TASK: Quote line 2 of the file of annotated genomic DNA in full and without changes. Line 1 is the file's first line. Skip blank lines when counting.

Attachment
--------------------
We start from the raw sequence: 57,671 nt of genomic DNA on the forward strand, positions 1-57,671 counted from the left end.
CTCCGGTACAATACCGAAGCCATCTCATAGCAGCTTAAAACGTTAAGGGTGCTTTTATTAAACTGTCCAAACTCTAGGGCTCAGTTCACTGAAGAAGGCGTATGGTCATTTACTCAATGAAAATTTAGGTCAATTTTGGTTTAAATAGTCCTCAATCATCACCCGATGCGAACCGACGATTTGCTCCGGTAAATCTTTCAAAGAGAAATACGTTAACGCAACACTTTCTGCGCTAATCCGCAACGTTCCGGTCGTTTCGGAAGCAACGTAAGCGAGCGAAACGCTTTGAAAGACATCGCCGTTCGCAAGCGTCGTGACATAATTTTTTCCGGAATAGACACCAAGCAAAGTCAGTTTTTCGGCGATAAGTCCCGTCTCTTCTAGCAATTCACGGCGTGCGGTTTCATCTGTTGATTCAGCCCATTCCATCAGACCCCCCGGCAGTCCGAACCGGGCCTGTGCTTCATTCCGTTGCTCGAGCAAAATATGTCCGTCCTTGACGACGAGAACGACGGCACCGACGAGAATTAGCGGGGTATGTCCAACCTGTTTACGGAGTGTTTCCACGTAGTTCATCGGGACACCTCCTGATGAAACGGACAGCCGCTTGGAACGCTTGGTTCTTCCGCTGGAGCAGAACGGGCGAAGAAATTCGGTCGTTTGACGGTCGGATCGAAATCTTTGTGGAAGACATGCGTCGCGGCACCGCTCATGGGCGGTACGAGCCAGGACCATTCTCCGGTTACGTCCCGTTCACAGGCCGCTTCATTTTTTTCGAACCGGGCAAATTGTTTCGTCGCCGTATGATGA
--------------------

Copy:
CTCCGGTACAATACCGAAGCCATCTCATAGCAGCTTAAAACGTTAAGGGTGCTTTTATTAAACTGTCCAAACTCTAGGGCTCAGTTCACTGAAGAAGGCGTATGGTCATTTACTCAATGAAAATTTAGGTCAATTTTGGTTTAAATAGTCCTCAATCATCACCCGATGCGAACCGACGATTTGCTCCGGTAAATCTTTCAAAGAGAAATACGTTAACGCAACACTTTCTGCGCTAATCCGCAACGTTCCGGTCGTTTCGGAAGCAACGTAAGCGAGCGAAACGCTTTGAAAGACATCGCCGTTCGCAAGCGTCGTGACATAATTTTTTCCGGAATAGACACCAAGCAAAGTCAGTTTTTCGGCGATAAGTCCCGTCTCTTCTAGCAATTCACGGCGTGCGGTTTCATCTGTTGATTCAGCCCATTCCATCAGACCCCCCGGCAGTCCGAACCGGGCCTGTGCTTCATTCCGTTGCTCGAGCAAAATATGTCCGTCCTTGACGACGAGAACGACGGCACCGACGAGAATTAGCGGGGTATGTCCAACCTGTTTACGGAGTGTTTCCACGTAGTTCATCGGGACACCTCCTGATGAAACGGACAGCCGCTTGGAACGCTTGGTTCTTCCGCTGGAGCAGAACGGGCGAAGAAATTCGGTCGTTTGACGGTCGGATCGAAATCTTTGTGGAAGACATGCGTCGCGGCACCGCTCATGGGCGGTACGAGCCAGGACCATTCTCCGGTTACGTCCCGTTCACAGGCCGCTTCATTTTTTTCGAACCGGGCAAATTGTTTCGTCGCCGTATGATGA